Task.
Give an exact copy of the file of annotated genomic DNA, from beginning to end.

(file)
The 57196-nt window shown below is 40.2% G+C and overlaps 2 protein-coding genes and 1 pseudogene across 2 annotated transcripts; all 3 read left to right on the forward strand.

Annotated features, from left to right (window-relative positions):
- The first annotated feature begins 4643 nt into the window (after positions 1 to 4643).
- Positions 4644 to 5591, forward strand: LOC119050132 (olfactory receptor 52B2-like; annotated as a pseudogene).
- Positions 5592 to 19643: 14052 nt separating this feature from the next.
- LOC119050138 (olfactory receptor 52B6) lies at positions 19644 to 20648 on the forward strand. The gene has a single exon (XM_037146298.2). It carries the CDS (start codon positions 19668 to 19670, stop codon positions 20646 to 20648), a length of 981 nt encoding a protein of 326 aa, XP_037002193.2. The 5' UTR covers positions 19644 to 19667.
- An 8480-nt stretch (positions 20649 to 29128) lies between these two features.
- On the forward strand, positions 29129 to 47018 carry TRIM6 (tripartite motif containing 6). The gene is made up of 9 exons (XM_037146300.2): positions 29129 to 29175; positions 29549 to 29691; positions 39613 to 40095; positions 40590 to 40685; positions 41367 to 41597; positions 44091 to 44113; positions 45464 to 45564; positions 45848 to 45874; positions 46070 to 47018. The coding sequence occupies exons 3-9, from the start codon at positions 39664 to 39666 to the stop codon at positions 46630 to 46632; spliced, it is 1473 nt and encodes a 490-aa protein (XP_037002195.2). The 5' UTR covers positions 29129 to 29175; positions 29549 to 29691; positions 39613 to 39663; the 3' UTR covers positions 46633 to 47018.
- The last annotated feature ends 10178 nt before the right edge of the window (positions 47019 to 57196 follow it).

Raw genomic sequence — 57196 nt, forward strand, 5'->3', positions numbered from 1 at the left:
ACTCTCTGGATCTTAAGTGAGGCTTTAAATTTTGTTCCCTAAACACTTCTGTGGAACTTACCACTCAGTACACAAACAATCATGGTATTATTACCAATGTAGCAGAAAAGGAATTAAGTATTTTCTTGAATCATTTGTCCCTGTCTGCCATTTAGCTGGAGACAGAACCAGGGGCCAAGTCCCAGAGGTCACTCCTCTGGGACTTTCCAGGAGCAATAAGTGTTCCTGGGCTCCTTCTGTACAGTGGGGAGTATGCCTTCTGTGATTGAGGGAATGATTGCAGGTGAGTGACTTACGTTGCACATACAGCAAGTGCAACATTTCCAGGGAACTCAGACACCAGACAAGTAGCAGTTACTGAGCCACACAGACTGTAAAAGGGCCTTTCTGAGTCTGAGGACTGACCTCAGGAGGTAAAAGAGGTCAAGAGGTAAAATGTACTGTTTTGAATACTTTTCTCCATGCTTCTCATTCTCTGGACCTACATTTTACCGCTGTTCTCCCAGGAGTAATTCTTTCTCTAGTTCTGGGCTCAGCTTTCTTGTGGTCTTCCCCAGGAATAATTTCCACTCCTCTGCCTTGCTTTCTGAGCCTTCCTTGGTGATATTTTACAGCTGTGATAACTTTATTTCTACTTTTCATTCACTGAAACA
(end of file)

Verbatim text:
The 57196-nt window shown below is 40.2% G+C and overlaps 2 protein-coding genes and 1 pseudogene across 2 annotated transcripts; all 3 read left to right on the forward strand.

Annotated features, from left to right (window-relative positions):
- The first annotated feature begins 4643 nt into the window (after positions 1 to 4643).
- Positions 4644 to 5591, forward strand: LOC119050132 (olfactory receptor 52B2-like; annotated as a pseudogene).
- Positions 5592 to 19643: 14052 nt separating this feature from the next.
- LOC119050138 (olfactory receptor 52B6) lies at positions 19644 to 20648 on the forward strand. The gene has a single exon (XM_037146298.2). It carries the CDS (start codon positions 19668 to 19670, stop codon positions 20646 to 20648), a length of 981 nt encoding a protein of 326 aa, XP_037002193.2. The 5' UTR covers positions 19644 to 19667.
- An 8480-nt stretch (positions 20649 to 29128) lies between these two features.
- On the forward strand, positions 29129 to 47018 carry TRIM6 (tripartite motif containing 6). The gene is made up of 9 exons (XM_037146300.2): positions 29129 to 29175; positions 29549 to 29691; positions 39613 to 40095; positions 40590 to 40685; positions 41367 to 41597; positions 44091 to 44113; positions 45464 to 45564; positions 45848 to 45874; positions 46070 to 47018. The coding sequence occupies exons 3-9, from the start codon at positions 39664 to 39666 to the stop codon at positions 46630 to 46632; spliced, it is 1473 nt and encodes a 490-aa protein (XP_037002195.2). The 5' UTR covers positions 29129 to 29175; positions 29549 to 29691; positions 39613 to 39663; the 3' UTR covers positions 46633 to 47018.
- The last annotated feature ends 10178 nt before the right edge of the window (positions 47019 to 57196 follow it).

Raw genomic sequence — 57196 nt, forward strand, 5'->3', positions numbered from 1 at the left:
ACTCTCTGGATCTTAAGTGAGGCTTTAAATTTTGTTCCCTAAACACTTCTGTGGAACTTACCACTCAGTACACAAACAATCATGGTATTATTACCAATGTAGCAGAAAAGGAATTAAGTATTTTCTTGAATCATTTGTCCCTGTCTGCCATTTAGCTGGAGACAGAACCAGGGGCCAAGTCCCAGAGGTCACTCCTCTGGGACTTTCCAGGAGCAATAAGTGTTCCTGGGCTCCTTCTGTACAGTGGGGAGTATGCCTTCTGTGATTGAGGGAATGATTGCAGGTGAGTGACTTACGTTGCACATACAGCAAGTGCAACATTTCCAGGGAACTCAGACACCAGACAAGTAGCAGTTACTGAGCCACACAGACTGTAAAAGGGCCTTTCTGAGTCTGAGGACTGACCTCAGGAGGTAAAAGAGGTCAAGAGGTAAAATGTACTGTTTTGAATACTTTTCTCCATGCTTCTCATTCTCTGGACCTACATTTTACCGCTGTTCTCCCAGGAGTAATTCTTTCTCTAGTTCTGGGCTCAGCTTTCTTGTGGTCTTCCCCAGGAATAATTTCCACTCCTCTGCCTTGCTTTCTGAGCCTTCCTTGGTGATATTTTACAGCTGTGATAACTTTATTTCTACTTTTCATTCACTGAAACA